If a shortage of qualified crew members is identified as a factor that has some causal relation to a perceived decline in American air carrier safety, this effect is most acute at the level of the commuter/regional firms. The evidence regarding the effect of de-regulation upon safety for American airlines is mixed, inconclusive, but nevertheless broad enough. Common sense tells us that older planes and less experienced crews will have a negative impact upon safety, and, in the case of commuter lines, the latter has probably contributed to a performance record significantly below that of the major carriers.
Given that a case can be made that identifiable variables are now eroding flight safety, the question naturally becomes: What can be done to remedy or, at least, ameliorate this situation? The FAA formed an Airworthiness Assurance Task Force shortly after the Aloha incident, and, in February, 1989, this body issued its recommendations. These proposals generally dealt with the tandem problems of aging fleets and inexperienced crews. Regarding the former, The Task Force noted that in several recent accidents, parts that had either been inspected and passed review or parts that were thought to have an “infinite” working life, broke down.
The Airworthiness Assurance Task Force recommended to the FAA an $800 million program to upgrade older aircraft. The key provision would mandate the replacement of various parts and assemblies at specified time intervals, even if inspection detected no flaws. In other words, the industry would move to a plan of preventive replacement, rather than preventive maintenance. The plan would require repairs in about one of every five jetliners currently in service (Hoffer p115).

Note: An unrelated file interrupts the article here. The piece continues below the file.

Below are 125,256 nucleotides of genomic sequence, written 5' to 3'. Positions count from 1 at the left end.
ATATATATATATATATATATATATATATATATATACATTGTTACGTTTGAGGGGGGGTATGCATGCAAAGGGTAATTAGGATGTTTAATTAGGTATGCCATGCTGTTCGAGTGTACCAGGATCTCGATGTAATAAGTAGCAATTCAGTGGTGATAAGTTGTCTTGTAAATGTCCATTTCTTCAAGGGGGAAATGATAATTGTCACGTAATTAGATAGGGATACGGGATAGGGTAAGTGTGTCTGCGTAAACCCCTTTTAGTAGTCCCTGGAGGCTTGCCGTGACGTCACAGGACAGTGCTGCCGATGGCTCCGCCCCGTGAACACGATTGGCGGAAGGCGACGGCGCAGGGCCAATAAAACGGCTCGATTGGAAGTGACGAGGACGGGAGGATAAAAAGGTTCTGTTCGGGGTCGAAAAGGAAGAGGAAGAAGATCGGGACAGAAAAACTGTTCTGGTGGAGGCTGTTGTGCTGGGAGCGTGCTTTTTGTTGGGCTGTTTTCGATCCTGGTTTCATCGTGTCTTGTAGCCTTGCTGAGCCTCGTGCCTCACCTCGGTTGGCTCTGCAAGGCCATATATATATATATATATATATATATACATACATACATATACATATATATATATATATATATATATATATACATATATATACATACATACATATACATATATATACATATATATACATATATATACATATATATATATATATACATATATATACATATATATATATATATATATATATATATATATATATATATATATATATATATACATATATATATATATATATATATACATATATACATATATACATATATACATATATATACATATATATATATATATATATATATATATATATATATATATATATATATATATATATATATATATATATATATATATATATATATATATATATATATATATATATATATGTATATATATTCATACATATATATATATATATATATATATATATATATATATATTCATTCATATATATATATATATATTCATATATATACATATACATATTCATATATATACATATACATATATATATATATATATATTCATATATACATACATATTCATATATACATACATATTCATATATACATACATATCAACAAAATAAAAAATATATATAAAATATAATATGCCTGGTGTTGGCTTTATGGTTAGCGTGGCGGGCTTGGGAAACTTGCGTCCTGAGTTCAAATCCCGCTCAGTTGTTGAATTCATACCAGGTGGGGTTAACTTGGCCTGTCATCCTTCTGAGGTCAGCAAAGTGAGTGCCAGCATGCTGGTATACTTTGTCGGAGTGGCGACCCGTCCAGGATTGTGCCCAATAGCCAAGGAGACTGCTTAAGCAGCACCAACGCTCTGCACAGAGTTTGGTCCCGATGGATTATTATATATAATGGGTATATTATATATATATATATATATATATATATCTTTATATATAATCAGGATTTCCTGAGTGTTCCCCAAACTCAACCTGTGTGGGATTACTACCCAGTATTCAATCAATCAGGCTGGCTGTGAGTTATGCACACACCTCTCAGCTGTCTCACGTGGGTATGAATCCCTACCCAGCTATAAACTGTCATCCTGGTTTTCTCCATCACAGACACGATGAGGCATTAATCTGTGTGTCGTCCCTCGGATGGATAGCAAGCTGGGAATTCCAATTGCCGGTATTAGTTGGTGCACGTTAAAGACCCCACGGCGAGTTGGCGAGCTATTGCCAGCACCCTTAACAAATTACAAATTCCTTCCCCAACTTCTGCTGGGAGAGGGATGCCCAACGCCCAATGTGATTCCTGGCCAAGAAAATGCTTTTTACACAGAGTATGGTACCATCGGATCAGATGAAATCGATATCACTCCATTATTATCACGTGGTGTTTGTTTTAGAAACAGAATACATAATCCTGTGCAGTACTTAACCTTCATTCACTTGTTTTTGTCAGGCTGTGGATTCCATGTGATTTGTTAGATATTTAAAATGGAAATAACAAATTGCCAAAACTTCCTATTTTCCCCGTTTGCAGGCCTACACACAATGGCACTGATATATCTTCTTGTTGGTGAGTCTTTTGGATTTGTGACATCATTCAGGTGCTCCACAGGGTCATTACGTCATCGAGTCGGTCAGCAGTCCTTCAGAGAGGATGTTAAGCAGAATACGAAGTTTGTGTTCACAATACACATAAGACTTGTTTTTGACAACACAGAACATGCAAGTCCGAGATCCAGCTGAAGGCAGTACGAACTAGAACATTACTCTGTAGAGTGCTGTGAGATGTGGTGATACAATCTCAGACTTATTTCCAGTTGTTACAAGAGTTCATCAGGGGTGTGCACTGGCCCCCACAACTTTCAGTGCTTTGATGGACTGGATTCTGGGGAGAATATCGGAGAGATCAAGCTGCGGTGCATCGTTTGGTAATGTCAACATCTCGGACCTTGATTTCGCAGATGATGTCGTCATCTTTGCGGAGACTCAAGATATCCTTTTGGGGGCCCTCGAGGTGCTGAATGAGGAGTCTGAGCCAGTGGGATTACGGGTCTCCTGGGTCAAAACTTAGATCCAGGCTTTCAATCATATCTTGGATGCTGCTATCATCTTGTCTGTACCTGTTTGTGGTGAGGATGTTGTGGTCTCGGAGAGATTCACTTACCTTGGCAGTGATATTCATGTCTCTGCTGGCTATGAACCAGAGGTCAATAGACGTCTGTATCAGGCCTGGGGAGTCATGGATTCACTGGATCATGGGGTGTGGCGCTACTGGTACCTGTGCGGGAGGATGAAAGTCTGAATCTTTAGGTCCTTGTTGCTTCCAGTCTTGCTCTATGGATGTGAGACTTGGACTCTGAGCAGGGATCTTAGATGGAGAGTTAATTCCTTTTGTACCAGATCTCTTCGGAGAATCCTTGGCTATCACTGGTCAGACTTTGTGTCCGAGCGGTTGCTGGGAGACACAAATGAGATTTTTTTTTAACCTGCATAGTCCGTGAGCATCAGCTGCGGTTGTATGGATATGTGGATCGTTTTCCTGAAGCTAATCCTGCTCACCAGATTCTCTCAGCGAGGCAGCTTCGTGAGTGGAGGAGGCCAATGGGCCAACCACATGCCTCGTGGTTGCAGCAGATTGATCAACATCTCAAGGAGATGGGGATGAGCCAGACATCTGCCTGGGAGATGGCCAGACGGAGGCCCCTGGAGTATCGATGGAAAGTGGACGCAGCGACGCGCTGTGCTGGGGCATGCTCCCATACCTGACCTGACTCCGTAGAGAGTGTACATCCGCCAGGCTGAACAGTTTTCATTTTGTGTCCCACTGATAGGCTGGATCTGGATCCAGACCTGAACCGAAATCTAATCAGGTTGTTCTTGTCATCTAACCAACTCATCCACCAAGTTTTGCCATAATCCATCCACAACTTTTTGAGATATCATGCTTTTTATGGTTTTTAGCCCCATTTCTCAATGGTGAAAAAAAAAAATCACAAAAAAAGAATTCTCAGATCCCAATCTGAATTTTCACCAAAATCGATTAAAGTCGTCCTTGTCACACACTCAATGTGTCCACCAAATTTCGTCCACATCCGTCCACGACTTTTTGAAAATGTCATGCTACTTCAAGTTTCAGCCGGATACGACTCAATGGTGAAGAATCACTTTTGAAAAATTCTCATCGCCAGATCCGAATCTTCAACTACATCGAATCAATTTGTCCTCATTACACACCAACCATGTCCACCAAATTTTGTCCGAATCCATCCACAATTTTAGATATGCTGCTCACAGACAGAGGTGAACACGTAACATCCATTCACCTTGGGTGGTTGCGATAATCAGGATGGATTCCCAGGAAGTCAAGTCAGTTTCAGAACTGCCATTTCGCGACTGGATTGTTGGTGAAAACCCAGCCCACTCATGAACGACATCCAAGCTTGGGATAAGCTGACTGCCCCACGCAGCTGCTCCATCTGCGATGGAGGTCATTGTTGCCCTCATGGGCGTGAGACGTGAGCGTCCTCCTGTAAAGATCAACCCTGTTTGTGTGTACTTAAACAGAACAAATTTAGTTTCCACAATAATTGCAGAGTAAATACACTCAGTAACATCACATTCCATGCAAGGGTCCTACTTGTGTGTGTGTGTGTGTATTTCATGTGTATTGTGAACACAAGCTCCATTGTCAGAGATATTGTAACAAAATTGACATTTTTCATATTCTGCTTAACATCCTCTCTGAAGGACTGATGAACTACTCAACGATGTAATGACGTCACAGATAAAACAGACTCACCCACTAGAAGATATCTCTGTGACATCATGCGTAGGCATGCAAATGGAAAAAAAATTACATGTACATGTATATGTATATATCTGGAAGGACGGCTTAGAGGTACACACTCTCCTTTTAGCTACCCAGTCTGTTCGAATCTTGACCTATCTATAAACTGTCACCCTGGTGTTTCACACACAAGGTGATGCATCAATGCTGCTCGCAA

The FAA itself has followed up on this recommendation: this year the agency mandated replacement of rivets on older 727s, and in the near future, the order will be extended to veteran 737s and 747s as well. The cost of all this promises to be high, amounting to an average of around $600,000 per plane. Still, conducted on a phased basis, it does not spell financial ruin for the majors, and given FAA powers, they have no choice but to comply. The FAA has also made recommendations regarding improvement of crew performance.
It has, for example, suggested that airlines should “avoid pairing two pilots who may be qualified but inexperienced, either as pilot or in the particular aircraft type they would be flying (Ott p. 29). ” The Agency has also urged that only experienced pilots be given control over aircraft during times of severe weather conditions. Both of these proposals have been accepted by the industry. Far more controversial, the FAA has also endorsed the idea of setting autonomous safety departments within each airline that would have absolute power to ground flights or personnel on the basis of safety.
These departments would actively monitor pilot performance through retrospective examination of data contained in tapes on flight recorders (Fotos p. 31). Although the airlines see such a move as having safety-enhancing outcomes, the notion that control over scheduled flights will be ceded by line management to a safety procedures, has met with some resistance. At bottom, implementing the FAA”s suggestions will carry a step price tag in both financial and management labor terms, and taken together, may contribute to a second round of shakeouts, as weaker carriers will not be able to bear these costs and continue to be competitive.